Lecture educates on genome encryption

Lauter used analogies to make her lecture easier to understand.
Photo by Emma Gilshannon

On Thursday, Sept. 21, Kristin Lauter returned to Lawrence to give a talk in the McDougal Lecture series titled “How to Keep Your Genome Secret”. She earned her BA, Master of Science and PhD all from the University of Chicago. So, her return to Lawrence isn’t as an alumna, but rather as the daughter of Chuck Lauter, the first Dean of Students.

Chuck Lauter attended the talk, along with students and professors alike. In her talk, Kristin Lauter focused on the research being done on genome data security by organizations such as Microsoft Research, where she works as the head of the cryptography group. In addition to this impressive position, she also served as the president of the Association for Women in Mathematics from Feb. 1, 2015 to Jan. 31, 2017. Lawrence has our own chapter of this organization, encouraging and supporting future leaders in mathematics.

The driving force behind genome data encryption that Lauter has been working on recently is the iDash Genome Privacy-Protection Challenge, hosted by the iDash Consortium and partially funded by the National Institute of Health (NIH). The competition is hotly contested by teams from organizations such as Microsoft, IBM and Stanford/MIT.

Why put so much effort into securing genome information? Here’s one example Lauter gave. “An artist took a snippet of a genome from someone’s hair [and was able to] recreate a statue of that person from it.” Our genome contains all of our genetic information, giving anyone with access to it the entirety of our genetic code. People “can deduce lots of very personal health information from genomes,” said Lauter.

Genome data could even be the “currency of the future,” as an extension of the current trend of selling personal information to be exploited for market purposes. Unprotected genome data could also lead to genetic disease disclosure and subsequent genetic discrimination.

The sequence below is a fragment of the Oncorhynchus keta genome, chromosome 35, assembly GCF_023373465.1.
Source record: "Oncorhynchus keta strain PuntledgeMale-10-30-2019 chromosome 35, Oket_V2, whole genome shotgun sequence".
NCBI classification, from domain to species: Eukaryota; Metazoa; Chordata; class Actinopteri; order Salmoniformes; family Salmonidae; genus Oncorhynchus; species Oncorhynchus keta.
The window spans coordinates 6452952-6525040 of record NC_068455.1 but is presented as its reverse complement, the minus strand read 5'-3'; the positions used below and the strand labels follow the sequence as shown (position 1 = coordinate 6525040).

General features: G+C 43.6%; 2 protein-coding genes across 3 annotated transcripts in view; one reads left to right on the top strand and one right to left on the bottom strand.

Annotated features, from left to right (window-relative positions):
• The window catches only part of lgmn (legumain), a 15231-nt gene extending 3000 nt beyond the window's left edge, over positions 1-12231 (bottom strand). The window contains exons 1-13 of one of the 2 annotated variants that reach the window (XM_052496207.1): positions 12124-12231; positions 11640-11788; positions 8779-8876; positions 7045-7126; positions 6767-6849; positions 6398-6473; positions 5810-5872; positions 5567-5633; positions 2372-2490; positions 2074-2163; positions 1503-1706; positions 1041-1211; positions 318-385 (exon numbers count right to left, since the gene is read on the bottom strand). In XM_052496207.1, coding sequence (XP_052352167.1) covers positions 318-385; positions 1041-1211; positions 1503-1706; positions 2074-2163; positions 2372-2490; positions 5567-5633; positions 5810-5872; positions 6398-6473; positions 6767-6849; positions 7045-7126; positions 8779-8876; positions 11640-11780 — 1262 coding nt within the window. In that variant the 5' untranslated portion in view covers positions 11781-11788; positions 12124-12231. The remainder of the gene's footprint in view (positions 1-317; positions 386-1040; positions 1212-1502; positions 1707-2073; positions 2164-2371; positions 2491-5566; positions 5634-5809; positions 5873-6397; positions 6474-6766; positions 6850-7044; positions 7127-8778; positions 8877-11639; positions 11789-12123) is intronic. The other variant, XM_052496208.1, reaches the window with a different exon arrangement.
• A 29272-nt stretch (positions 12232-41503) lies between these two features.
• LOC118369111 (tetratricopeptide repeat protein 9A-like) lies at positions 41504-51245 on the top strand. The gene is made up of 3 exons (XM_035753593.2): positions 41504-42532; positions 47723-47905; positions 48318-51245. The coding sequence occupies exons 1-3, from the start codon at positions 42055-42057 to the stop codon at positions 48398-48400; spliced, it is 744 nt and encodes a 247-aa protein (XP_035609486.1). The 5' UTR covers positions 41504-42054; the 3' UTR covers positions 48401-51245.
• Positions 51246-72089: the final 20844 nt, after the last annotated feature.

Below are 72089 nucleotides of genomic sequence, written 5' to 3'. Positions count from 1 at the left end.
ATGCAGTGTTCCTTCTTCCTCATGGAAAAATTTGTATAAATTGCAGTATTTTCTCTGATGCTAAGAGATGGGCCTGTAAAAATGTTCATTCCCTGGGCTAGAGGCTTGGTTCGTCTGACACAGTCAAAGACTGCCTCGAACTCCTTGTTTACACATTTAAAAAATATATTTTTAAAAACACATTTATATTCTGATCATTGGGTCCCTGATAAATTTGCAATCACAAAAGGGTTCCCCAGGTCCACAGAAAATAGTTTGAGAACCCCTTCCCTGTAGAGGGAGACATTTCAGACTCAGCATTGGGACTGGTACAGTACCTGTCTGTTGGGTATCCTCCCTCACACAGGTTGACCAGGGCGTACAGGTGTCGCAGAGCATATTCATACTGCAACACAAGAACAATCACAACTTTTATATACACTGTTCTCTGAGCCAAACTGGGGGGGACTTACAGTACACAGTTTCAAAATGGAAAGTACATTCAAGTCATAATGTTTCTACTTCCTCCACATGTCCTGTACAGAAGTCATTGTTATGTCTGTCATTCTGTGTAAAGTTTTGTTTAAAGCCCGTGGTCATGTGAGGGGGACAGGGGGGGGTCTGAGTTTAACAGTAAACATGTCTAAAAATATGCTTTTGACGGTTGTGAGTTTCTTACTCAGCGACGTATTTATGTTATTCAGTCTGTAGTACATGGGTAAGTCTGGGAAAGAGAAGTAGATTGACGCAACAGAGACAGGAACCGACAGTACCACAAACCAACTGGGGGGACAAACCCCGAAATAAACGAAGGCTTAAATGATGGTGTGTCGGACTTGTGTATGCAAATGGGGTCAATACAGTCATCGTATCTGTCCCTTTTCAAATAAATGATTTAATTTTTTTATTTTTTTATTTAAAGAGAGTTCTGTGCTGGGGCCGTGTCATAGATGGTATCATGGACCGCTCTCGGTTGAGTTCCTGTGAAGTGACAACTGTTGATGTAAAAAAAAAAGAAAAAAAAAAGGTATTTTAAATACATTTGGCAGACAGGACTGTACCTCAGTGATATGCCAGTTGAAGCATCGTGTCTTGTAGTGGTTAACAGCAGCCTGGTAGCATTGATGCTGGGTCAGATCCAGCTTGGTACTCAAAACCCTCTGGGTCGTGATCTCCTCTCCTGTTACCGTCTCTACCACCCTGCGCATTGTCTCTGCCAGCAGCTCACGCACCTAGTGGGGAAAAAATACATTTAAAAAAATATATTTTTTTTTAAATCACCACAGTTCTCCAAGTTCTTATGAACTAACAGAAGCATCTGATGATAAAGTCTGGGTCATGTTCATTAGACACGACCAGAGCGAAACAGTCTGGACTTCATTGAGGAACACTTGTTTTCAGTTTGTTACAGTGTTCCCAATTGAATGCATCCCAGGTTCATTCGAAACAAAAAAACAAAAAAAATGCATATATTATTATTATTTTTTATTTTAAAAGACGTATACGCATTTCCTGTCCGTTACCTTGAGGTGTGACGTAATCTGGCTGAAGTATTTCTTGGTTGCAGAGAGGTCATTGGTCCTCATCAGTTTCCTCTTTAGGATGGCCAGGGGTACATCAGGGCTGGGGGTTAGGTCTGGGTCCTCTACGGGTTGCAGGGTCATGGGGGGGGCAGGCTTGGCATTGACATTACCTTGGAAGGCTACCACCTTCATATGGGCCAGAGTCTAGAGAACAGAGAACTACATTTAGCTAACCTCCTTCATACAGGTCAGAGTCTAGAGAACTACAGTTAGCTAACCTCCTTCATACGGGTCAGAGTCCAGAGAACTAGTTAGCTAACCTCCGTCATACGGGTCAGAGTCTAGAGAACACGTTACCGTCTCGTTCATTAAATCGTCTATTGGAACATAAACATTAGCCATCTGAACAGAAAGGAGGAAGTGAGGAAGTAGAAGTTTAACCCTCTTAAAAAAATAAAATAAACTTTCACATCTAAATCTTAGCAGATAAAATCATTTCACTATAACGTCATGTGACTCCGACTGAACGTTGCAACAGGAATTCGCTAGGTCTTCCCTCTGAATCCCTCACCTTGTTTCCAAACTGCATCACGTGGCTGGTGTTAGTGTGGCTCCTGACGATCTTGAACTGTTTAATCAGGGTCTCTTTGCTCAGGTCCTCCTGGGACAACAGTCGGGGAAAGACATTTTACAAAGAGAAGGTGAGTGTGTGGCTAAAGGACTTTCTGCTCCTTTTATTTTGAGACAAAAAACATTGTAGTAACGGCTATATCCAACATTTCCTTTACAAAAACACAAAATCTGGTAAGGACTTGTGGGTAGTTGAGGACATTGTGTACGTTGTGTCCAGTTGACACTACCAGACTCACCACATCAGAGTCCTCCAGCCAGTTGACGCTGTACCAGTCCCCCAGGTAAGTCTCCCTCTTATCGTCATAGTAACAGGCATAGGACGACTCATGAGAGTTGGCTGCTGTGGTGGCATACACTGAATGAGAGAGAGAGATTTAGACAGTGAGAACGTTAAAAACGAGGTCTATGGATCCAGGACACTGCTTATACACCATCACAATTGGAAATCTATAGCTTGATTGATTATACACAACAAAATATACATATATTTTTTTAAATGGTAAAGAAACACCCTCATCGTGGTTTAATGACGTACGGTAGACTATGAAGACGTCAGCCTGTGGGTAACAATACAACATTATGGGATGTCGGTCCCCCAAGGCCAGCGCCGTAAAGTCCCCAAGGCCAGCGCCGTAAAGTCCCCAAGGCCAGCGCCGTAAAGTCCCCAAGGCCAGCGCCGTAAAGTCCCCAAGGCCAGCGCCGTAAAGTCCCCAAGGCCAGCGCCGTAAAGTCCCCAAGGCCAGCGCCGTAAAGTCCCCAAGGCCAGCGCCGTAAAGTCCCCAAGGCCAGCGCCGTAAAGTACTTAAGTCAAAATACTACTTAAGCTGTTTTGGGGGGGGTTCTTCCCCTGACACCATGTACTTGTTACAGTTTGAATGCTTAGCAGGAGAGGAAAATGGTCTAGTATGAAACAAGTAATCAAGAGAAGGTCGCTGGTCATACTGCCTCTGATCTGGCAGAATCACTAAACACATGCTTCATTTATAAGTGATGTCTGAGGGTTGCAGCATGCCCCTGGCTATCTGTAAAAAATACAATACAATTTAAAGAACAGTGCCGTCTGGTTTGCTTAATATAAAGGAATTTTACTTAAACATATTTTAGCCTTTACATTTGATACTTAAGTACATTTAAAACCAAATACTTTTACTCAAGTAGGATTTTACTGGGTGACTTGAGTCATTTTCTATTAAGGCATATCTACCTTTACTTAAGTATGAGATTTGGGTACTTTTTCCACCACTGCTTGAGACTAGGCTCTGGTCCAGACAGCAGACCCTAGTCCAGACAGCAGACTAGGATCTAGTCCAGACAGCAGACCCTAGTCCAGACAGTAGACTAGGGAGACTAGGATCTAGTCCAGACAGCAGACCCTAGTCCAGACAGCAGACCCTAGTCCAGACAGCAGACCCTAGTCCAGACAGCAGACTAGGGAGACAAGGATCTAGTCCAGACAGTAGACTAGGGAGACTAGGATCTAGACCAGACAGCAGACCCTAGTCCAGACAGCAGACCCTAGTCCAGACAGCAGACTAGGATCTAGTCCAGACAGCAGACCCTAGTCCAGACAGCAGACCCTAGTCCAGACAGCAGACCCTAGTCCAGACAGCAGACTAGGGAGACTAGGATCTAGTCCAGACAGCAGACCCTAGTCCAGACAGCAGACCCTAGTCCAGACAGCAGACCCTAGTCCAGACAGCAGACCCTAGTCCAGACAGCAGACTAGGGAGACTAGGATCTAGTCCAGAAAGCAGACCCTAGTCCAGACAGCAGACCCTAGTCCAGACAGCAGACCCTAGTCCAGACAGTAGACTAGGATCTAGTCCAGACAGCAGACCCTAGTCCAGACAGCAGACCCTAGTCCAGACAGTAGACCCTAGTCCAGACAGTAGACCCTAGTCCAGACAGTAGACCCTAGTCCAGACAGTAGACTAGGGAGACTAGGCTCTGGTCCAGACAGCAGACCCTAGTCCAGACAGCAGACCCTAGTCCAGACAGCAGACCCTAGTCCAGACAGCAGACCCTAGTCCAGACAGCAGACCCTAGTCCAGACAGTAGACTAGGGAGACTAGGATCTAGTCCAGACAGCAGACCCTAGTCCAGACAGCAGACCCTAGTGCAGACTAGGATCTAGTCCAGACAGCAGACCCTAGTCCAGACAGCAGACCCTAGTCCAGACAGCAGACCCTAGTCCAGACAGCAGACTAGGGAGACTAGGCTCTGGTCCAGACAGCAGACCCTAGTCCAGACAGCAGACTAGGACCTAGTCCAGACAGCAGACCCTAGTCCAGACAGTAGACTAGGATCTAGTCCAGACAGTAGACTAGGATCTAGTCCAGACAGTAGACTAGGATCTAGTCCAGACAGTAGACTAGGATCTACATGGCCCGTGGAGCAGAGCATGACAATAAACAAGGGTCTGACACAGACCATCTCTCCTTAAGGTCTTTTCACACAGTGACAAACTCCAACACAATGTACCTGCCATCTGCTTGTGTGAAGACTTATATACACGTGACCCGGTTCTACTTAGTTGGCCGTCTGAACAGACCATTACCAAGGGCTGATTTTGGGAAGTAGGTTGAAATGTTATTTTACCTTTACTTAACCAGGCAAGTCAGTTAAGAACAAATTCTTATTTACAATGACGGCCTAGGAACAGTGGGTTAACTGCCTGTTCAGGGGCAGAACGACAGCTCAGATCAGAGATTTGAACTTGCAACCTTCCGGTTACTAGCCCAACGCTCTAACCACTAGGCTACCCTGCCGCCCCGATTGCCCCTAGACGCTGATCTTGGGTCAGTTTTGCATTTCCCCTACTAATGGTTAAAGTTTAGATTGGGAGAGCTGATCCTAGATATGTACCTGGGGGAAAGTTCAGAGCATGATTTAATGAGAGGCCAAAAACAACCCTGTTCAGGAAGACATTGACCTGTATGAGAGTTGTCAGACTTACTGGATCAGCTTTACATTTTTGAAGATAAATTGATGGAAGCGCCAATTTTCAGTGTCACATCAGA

Genome data privacy is an important issue. Lauter explained the challenge that she and her team have been working on as this: “how can one share genomic data in a way that preserves the privacy of the data donors without undermining the utility of the data? How can they perform large scale, privacy preserving analysis on genomic data in an untrusted cloud environment or across multiple users?”

Lauter and her team have been focusing on homomorphic encryption. She explained it in four steps. “Put your gold in a locked box. Keep the key. Let the jeweler work on it through a glove box. Unlock the box when the jeweler is done.” In this way, the gold or data is worked and shared, yet the integrity of the resource is preserved.

More realistically, “homomorphic means to preserve the structure or identity” and homomorphic encryption is where the data is encrypted before it’s manipulated. It makes the order of encrypting and calculating the data irrelevant, allowing whatever order best preserves the privacy of the data.

The homomorphic encryption Lauter and her team are working on “use hard lattice problems as the basis for the encryption”. These are very secure, but have only been around for about 20 years. They “need to have people working on the problems, and need to have time to learn how to crack them,” she explained. She specializes in number theory and algebraic geometry and works as the head of the team.

She ended the talk with three demos of accessing, calculating and returning genomic information from cloud storage. Even with over a whole second of communication delay time to Israel and back, the prediction of the flowering time of a flower based on genomic data took only 2.887 seconds to complete. A linear function is generated, the data in encrypted and sent to cloud, where a prediction is generated and sent back, then is decrypted locally. All in 2.887 seconds.



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